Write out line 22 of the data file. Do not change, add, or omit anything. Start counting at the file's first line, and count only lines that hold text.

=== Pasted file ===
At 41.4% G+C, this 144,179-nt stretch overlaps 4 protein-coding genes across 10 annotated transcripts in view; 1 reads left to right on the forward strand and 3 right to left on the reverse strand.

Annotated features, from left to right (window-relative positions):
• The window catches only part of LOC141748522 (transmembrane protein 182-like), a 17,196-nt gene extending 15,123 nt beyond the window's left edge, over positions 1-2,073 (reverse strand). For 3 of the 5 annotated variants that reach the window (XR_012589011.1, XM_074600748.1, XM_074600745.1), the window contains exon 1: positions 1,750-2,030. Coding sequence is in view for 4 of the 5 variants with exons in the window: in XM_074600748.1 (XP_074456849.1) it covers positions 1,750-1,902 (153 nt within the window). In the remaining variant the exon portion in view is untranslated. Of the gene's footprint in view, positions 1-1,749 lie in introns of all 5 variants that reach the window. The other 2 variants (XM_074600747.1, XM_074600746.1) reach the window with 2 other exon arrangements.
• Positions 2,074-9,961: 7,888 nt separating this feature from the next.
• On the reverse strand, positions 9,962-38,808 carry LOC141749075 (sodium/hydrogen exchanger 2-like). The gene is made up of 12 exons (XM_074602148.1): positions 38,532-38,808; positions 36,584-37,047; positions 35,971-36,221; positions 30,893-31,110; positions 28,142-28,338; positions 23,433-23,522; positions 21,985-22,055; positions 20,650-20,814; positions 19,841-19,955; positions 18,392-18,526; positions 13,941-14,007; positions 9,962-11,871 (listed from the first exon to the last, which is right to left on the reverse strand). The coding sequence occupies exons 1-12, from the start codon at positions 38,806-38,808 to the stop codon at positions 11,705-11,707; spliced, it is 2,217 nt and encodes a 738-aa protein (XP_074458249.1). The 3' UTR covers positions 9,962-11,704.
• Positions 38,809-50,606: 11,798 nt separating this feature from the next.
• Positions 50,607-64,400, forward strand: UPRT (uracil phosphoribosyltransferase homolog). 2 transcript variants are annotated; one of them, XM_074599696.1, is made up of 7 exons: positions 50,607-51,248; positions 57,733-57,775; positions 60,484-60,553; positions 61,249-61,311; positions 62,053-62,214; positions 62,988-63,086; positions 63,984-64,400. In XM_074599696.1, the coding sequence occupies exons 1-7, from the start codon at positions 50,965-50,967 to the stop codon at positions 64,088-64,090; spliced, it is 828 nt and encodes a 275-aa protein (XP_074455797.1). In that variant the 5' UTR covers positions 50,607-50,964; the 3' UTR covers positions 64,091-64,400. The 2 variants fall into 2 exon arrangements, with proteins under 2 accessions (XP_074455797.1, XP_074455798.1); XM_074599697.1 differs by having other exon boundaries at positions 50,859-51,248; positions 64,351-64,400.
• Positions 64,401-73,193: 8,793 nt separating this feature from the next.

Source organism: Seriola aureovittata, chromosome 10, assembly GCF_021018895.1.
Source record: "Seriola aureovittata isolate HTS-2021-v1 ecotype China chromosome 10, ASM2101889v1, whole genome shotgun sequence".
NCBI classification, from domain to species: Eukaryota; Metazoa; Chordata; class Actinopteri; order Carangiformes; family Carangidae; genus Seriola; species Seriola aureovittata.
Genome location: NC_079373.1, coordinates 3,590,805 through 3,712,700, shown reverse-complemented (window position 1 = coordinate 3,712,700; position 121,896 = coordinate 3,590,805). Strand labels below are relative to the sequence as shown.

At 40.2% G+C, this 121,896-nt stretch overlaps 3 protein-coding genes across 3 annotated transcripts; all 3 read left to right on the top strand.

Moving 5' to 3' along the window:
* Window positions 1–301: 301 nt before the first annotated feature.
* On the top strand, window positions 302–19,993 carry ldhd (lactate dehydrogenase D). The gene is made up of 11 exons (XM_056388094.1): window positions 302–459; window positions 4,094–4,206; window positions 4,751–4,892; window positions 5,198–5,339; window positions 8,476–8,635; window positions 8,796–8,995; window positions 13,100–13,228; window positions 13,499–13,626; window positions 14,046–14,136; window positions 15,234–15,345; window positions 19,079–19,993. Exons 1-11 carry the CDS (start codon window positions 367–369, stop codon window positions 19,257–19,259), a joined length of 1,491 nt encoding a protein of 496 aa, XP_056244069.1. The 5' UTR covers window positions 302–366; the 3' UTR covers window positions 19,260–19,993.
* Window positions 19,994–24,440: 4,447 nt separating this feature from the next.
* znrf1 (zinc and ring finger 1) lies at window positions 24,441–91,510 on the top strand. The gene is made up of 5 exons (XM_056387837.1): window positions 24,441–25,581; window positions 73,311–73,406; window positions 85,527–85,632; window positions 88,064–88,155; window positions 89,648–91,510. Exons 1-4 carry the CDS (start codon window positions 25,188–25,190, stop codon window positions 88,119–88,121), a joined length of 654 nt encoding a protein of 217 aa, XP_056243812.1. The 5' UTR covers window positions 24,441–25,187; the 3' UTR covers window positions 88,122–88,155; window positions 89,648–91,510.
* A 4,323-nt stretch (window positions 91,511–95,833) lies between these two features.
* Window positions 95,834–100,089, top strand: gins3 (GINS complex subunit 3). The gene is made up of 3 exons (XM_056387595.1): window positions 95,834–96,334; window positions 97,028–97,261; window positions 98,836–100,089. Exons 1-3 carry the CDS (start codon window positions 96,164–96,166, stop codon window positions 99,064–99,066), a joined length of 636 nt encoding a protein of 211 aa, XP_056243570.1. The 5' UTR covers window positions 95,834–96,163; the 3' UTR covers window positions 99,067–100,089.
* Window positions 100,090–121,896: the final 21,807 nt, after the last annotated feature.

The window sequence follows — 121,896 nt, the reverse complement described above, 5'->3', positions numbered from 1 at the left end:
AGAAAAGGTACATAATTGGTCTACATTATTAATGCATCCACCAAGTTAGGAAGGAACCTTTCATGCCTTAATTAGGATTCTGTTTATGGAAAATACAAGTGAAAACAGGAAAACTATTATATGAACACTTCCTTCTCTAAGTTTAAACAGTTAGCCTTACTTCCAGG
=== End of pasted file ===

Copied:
The window sequence follows — 121,896 nt, the reverse complement described above, 5'->3', positions numbered from 1 at the left end: